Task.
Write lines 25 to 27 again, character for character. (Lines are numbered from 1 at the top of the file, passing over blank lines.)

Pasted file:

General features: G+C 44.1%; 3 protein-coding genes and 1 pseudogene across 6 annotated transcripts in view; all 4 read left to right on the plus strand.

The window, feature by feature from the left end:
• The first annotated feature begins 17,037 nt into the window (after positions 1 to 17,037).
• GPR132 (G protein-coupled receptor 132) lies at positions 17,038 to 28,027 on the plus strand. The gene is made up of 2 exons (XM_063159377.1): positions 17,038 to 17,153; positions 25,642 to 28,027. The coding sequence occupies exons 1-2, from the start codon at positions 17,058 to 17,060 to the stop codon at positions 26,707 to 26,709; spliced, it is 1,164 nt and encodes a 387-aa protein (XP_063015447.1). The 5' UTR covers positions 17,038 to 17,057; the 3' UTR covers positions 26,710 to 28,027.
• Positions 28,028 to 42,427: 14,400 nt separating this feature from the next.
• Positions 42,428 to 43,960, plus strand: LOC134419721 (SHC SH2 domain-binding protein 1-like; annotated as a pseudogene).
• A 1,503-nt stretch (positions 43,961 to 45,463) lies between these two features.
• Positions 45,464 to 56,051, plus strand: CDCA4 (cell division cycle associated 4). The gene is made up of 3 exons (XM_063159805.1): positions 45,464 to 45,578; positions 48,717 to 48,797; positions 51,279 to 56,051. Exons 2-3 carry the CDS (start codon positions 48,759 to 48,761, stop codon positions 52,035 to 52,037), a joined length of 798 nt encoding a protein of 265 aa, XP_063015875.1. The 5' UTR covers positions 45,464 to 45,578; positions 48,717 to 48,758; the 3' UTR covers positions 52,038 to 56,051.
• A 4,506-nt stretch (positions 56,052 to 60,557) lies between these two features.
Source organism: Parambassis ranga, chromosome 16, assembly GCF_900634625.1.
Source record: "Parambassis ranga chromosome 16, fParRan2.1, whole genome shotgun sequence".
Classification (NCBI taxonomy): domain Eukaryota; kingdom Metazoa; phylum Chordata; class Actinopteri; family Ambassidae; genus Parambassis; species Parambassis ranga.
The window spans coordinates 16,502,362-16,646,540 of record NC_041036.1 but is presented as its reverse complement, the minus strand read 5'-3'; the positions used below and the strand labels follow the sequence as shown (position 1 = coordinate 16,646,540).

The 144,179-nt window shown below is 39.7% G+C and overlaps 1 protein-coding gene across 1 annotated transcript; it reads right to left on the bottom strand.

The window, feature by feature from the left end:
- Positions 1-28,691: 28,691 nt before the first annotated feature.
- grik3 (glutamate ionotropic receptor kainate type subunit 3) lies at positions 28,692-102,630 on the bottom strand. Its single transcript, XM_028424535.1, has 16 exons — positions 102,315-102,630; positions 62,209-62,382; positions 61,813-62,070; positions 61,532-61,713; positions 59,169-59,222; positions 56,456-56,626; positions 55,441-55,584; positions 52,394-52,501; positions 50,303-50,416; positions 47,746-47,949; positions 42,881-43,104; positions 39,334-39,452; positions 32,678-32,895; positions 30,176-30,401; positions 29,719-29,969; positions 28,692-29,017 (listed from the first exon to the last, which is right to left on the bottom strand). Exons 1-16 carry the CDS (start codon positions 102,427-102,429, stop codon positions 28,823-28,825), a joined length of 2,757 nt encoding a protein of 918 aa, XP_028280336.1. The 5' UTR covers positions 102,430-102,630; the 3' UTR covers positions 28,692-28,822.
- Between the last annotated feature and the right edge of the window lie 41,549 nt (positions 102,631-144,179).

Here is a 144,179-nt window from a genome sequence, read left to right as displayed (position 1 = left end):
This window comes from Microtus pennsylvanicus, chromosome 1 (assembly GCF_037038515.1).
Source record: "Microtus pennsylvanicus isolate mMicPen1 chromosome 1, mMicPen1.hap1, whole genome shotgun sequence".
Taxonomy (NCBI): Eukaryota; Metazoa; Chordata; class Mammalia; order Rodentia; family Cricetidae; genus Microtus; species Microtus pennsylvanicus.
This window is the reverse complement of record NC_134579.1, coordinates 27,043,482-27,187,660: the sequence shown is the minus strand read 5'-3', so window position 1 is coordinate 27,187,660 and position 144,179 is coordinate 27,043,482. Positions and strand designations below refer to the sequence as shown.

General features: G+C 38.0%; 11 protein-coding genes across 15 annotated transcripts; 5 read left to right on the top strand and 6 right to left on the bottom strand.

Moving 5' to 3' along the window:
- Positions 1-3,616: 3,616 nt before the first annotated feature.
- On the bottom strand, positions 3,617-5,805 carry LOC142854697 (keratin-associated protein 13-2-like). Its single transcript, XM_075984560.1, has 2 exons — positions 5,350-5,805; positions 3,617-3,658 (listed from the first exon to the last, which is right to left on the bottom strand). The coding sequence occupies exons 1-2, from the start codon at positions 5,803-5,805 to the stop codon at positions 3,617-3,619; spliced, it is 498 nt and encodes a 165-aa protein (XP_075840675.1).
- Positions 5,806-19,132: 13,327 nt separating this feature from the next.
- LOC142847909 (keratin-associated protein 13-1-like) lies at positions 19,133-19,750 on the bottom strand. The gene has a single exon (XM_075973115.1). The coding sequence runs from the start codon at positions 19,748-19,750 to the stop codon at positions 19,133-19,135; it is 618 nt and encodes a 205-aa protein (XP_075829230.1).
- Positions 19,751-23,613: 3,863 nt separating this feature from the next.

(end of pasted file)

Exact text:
Moving 5' to 3' along the window:
- Positions 1-3,616: 3,616 nt before the first annotated feature.
- On the bottom strand, positions 3,617-5,805 carry LOC142854697 (keratin-associated protein 13-2-like). Its single transcript, XM_075984560.1, has 2 exons — positions 5,350-5,805; positions 3,617-3,658 (listed from the first exon to the last, which is right to left on the bottom strand). The coding sequence occupies exons 1-2, from the start codon at positions 5,803-5,805 to the stop codon at positions 3,617-3,619; spliced, it is 498 nt and encodes a 165-aa protein (XP_075840675.1).